More than 1 in 4 adults in the US suffer from seasonal allergies, affecting over 50 million people each year. And 75% of people who are allergic to pollen from spring plants also experience allergic reactions in the fall. Not to mention it’s not always easy to interpret fall sniffles – is it your annual fall cold or is it allergies?! If you find yourself getting sick at the exact same time each fall it’s possible you may actually have seasonal allergies.

Additionally, if you have itchy and/or watery eyes or itchy, irritated sinus cavities, you likely are dealing with allergies. But perhaps the most noteworthy distinction between a cold and allergies is how long your symptoms are persisting – anything over ten days is usually allergies. Now just because you’re one of the unlucky ones who experiences fall allergies doesn’t mean you have to live with the all-consuming symptoms! Let’s get into why you might feel like a hot mess and what you can do to kick those allergy symptoms to the curb.


While spring allergies are caused by pollen from a myriad of trees, grasses and weeds, fall allergies stem from two pesky culprits – ragweed pollen and mold spores.

Ragweed – This flowering plant is in the genus Ambrosia and in the aster family, Asteraceae. It grows all over the United States (except Alaska) but is abundant in the eastern and midwestern regions of the country. There are two main types of ragweed: common ragweed (Ambrosia artemisiifolia) and giant ragweed (Ambrosia trifida). You can identify common ragweed by its characteristic lacy, fern-like leaves and flower spike containing teeny tiny, almost undetectable yellow flowers. Giant ragweed plants, on the other hand, have leaves that resemble a human palm and furry stems. They also have cylindrical flower spikes with yellow flowers that look more like little bumps. Both varieties of ragweed produce 1 billion grains of pollen per plant (yep, you read that right) throughout their flowering season from August through November. So you can easily see why these weeds are notorious for causing allergies!

Leaf Mold – Just when ragweed season winds down and you think you’re in the clear, mold season ramps up! With shorter days and colder temperatures, deciduous trees start dropping their leaves.

And when these leaves just sit around in your yard, parks, medians, etc moisture accumulates and mold spores go buckwild. Similarly (I’m talking to all you master gardener girlies out there!), if you let your summer vegetable and flower gardens decompose, you’ll end up with a mold hot spot. And those microscopic mold spores wind up in your nasal passages, causing the same symptoms as other seasonal irritants, like pollen. For people with asthma, mold spores can exacerbate symptoms.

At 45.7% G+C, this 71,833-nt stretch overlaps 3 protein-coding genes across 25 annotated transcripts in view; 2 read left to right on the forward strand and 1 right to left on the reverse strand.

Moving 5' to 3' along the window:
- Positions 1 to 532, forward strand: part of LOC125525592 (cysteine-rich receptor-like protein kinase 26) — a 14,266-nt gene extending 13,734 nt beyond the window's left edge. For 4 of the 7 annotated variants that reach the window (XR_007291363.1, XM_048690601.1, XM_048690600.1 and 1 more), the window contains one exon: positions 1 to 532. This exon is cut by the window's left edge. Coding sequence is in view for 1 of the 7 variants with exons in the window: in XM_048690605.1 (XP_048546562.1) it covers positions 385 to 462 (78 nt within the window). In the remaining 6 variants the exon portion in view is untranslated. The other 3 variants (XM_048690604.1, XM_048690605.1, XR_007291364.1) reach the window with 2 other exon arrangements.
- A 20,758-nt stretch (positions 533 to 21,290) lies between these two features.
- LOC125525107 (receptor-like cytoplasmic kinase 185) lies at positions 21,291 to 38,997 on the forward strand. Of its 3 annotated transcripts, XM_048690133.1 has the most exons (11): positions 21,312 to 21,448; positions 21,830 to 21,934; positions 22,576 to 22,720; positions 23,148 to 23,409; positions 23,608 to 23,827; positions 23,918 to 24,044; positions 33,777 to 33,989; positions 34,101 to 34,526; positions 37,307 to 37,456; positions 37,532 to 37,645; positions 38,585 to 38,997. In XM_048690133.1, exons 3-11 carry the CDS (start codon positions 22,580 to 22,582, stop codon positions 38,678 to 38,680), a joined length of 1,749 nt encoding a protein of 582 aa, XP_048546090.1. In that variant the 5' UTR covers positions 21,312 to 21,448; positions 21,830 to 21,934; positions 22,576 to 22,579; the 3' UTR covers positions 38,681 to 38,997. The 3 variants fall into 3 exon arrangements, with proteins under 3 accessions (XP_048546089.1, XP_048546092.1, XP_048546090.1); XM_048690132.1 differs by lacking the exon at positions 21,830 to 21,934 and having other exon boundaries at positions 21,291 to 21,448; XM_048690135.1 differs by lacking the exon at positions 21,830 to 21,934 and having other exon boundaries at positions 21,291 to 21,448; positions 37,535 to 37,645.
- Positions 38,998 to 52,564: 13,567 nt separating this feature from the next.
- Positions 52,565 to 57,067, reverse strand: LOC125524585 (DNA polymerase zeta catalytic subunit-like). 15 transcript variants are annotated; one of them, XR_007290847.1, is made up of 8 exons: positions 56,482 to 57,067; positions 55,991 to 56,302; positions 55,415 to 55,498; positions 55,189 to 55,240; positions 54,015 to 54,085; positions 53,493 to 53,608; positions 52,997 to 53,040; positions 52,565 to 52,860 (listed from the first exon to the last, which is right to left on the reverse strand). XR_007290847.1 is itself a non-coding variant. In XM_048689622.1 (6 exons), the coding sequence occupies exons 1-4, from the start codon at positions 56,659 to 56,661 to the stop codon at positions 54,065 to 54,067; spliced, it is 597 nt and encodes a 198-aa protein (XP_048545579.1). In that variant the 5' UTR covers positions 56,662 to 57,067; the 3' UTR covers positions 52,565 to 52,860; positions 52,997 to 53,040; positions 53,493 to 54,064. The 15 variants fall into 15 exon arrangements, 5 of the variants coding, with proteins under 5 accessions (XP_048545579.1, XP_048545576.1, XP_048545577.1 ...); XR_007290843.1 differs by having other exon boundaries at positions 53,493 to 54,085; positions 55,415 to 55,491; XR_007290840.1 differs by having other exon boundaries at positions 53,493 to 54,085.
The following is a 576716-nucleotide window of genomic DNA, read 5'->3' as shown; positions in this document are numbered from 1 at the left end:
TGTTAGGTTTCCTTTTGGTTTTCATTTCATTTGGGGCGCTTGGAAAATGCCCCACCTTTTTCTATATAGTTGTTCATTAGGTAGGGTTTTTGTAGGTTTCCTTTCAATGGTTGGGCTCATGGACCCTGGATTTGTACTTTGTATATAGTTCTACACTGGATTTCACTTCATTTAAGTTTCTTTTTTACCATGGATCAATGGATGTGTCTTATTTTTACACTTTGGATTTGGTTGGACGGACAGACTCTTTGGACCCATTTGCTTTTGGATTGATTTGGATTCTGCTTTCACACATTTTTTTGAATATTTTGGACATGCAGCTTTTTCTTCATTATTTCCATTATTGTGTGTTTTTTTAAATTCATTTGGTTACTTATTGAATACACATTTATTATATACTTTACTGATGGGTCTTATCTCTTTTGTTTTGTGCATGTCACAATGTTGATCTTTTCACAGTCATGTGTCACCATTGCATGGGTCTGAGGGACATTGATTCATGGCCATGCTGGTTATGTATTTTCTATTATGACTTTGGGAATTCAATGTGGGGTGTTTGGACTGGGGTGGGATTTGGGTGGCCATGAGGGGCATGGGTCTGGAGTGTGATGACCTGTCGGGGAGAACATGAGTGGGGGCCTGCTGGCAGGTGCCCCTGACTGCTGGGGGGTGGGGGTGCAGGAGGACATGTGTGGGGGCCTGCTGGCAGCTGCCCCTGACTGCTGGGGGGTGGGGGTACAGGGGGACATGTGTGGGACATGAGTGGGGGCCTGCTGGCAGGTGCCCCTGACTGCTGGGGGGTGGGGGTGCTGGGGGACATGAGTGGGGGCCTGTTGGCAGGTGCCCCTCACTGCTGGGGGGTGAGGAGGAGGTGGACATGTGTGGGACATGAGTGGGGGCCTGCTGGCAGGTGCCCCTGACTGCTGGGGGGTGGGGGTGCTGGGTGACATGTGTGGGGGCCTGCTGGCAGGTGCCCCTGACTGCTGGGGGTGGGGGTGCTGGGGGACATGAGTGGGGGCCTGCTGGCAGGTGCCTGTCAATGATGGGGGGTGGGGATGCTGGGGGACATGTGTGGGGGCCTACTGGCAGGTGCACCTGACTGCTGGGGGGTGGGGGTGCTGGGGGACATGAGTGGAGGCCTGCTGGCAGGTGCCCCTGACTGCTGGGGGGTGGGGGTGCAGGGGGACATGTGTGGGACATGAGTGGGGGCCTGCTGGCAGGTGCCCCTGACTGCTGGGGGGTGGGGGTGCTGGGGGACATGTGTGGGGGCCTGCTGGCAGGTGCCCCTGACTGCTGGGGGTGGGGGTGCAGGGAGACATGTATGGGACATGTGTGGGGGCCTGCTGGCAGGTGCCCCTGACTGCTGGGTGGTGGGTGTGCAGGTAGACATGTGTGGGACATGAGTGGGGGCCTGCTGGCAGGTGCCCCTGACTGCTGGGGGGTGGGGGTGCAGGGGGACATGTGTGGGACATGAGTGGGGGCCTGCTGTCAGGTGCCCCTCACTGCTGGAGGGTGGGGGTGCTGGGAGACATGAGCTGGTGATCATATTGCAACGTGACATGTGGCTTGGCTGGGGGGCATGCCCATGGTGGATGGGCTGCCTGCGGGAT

• Nettle leaf is always the first thing that comes to mind when I think of herbs for allergic reactions. It has been widely studied for its antihistamine properties and some research shows that it can also inhibit some of the inflammatory events that cause allergic rhinitis (1).
  • Eyebright is a cooling, astringent herb high in tannins that tones your mucous membranes. It also contains histamine-inhibiting flavonoids like quercetin and luteolin that are anti-inflammatory, especially to your eyes (hence its name!).
  • Yerba Santa is a fantastic decongestant and a well known expectorant, meaning it can help loosen your phlegm and bring it up and out of your respiratory tract.
  • Turmeric contains curcumin, which is a powerful anti-inflammatory and antioxidant. Additionally, it supports healthy liver detoxification pathways to maintain normal histamine metabolism.
  • Lobelia is indicated for asthma and other respiratory ailments as it dilates your lung passageways and relaxes your bronchial tubes. Like yerba santa, it is also an expectorant that loosens your phlegm, making it easier to breathe.
  • Ambrosia (aka ragweed!) can be used as hair of the dog, if you will. By taking a small dose of ragweed leaf, your body gets introduced to the plant slowly and intentionally, so that when it encounters its pollen out in the wild, it doesn’t sound the alarm bells and cause a histamine reaction. How cool is that?

All of these potent herbs are found in our Spring Defense Tonic, so that you don’t have to spend another fall season closing the windows and staying inside! This particular blend of botanicals works hard to keep your nasal passageways feeling open and clear by supporting a normal, healthy response to pollen and environmental irritants. So throw on your favorite flannel, grab a cozy fall drink and enjoy crunching those orange and red leaves under your feet.



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